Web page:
No actual hawkers in Hawker centre 3.0 committee

From ‘Hawkers’ views must be central to review’, 16 April 2016, ST Forum

(Kwan Jin Yao):Wednesday’s report noted that the new 14-member committee set up to keep Singapore’s hawker culture strong is made up of people from the private and public sectors, including food enthusiasts and representatives from the educational institutions (“Serving up help for hawkers and better hawker centres“).

Actual hawkers or even those who work in hawker centres seem to be glaringly missing. Given the fact that the median age of cooked-food hawkers is 59, it would also make sense to include people from different age groups in the committee.

…Soliciting and aggregating the perspectives of hawkers across locality and demographics should, therefore, be central to the review.

Above all, a discourse over costs is necessary. We need to find out how cooked-food hawkers manage overheads, manpower and ingredient expenses; how costs and remuneration may deter young Singaporeans from entering the industry; and how hawkers may have struggled in recent years.

A conversation must also be had about the unfair disparity between hawker centres and other dining establishments, especially when much fuss is kicked up when the former raises prices, but not when the latter does the same.

Enough has been said about how hawker culture is a cornerstone of the Singaporean identity. Attempts to glam it up on the international stage by sending hawkers for Singapore Days overseas and getting celebrity chefs like Gordon Ramsey to come here and cook laksa have made Singaporeans proud of their food heritage. A committee seems like a really boring way to keep the trade enticing to Singaporeans, especially those who have decided that they don’t want a typical bread-and-butter career and are brave enough to pursue a passion for hawking instead. Once used as a threat to kids who don’t study hard, we have moved away from the ‘roadsweeper/toilet cleaner/street hawker if you fail exams’ stigma and have come to accept young professionals taking up what kiasu parents once called ‘dirty jobs’.

If you were to pick a hawker of your choice to be a member of this cadre, who would you choose? Someone from the mixed economic rice scene? Or a niche Hokkien Mee specialist? How would you ensure that the candidate is not working purely out of self-interest when making recommendations? If the committee decides that all Hokkien Mee sellers should cut down on pork lard, how would that allow me to make an objective decision? Don’t get me wrong, I love hawker food. But I’d rather they be out there running their stalls and spending time with their loved ones after 12 hours of backbreaking work than sit behind a table arguing with people who don’t know the nuts and bolts of the business. Let’s see, there’s a famous food blogger, some director from the NHB and bizarrely, the Editor at Large of SPH. What is he going to do, I wonder. Change ‘Mixed Economic Rice’ to something that sounds more palatable?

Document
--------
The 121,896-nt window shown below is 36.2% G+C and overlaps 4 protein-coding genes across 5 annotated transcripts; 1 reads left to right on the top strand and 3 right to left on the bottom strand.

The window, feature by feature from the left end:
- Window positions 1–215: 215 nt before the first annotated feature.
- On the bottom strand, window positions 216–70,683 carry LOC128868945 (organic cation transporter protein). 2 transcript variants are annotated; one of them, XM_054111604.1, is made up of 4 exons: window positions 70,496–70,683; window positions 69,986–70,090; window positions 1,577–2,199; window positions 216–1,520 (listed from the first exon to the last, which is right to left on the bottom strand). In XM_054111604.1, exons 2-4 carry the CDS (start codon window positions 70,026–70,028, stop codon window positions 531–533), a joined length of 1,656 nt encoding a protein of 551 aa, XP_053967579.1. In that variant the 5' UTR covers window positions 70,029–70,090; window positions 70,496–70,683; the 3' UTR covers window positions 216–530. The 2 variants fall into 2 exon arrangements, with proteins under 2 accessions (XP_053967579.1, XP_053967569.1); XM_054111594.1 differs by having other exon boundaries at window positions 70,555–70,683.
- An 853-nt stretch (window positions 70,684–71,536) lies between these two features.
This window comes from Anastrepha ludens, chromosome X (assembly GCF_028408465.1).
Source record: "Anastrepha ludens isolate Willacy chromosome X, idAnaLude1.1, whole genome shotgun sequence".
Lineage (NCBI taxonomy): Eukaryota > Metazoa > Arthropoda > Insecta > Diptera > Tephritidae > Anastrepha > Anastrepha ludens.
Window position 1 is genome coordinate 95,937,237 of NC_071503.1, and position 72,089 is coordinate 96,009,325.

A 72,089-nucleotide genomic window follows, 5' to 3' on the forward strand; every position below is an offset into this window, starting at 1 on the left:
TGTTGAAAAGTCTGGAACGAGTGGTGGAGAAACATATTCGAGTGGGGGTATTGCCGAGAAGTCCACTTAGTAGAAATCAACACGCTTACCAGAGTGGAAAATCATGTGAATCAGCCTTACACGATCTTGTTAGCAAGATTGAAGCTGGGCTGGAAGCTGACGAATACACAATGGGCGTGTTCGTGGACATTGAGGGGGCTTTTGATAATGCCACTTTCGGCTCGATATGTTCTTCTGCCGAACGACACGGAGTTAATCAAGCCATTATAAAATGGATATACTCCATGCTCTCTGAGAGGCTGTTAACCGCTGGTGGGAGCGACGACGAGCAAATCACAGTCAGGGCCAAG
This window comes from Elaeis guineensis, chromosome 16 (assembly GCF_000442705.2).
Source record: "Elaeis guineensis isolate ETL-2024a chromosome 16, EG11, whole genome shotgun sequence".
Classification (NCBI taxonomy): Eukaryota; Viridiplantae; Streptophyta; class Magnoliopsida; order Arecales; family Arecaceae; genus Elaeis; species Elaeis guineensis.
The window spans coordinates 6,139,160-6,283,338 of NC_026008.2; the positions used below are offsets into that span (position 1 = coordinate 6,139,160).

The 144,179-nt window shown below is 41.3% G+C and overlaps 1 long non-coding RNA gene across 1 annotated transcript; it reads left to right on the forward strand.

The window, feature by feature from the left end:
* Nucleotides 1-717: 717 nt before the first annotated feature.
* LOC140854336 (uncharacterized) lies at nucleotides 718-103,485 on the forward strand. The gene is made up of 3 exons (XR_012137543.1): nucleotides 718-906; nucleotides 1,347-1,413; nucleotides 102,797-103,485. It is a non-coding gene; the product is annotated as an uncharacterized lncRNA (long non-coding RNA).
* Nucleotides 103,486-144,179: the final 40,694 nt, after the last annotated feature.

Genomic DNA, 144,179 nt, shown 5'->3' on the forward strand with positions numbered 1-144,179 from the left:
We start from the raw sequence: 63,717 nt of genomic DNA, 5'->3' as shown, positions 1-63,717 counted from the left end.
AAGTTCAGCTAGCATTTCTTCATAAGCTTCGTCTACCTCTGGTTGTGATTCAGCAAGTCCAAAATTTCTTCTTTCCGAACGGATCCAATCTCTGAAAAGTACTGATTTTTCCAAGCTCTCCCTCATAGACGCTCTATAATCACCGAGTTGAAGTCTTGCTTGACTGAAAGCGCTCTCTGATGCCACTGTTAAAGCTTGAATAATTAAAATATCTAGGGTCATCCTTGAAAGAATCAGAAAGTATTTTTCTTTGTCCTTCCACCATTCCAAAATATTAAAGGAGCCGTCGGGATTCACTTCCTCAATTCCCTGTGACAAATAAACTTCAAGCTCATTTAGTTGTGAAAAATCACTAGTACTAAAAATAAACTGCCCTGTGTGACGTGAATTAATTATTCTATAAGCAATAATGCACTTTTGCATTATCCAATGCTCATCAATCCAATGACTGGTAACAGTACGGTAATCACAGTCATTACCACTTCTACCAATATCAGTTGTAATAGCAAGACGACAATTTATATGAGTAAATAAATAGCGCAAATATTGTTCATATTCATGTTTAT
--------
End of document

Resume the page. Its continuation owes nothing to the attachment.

Hawker or no hawker, the committee should aim towards long-term sustenance, and that goes beyond hawker centre infrastructure alone. Urging hawkers’ children to take over the stall runs counter to our relentless pursuit of excellence. Even the 2014 Hawker Master Trainer Pilot Programme designed to equip aspirants with the necessary skills didn’t work out well for NEA and WDA. The legacy problem aside, you can also trust ‘the powers that be’ to dash your hawker dreams, like what they did to aspiring fishball mee seller Douglas Ng. But an even more palpable conflict of a national level is that the Minister of Health has recently set up a task-force that has sworn balls-out WAR ON DIABETES.

According to one expert, the rise in obesity, a known risk factor for diabetes among other chronic diseases, is because of our ‘cheap food’ and sedentary lifestyle (Obesity also rising in Singapore, 2 Apr 2016, ST). So on one hand, we’re supposed to embrace our hawker culture, on the other we have the anti-diabetes army telling us to eat more brown rice, fish and broccoli, and less char kuay teow. Experience has taught us that you can’t marry the two. A healthy laksa doesn’t exist. If you see a ‘healthy pyramid’ logo on a stall it will be perceived that the food will probably taste like embalmed mummy meat. I believe even some members of the Hawker 3.0 committee secretly swear by the magic umami orgasm that is pork lard. Not sure how far Minister Gan is willing to go when it comes to managing our dietary habits. Maybe the banning commercials of unhealthy food may finally come to pass after years of MOH twiddling thumbs over it.

We can only pray hard that our ‘cheap food’ doesn’t become the first casualty of this diabetes war. If you want to drop the bomb on unhealthy fare, perhaps the overrated Korean fried chicken/bingsoo scene would be a good place to start.

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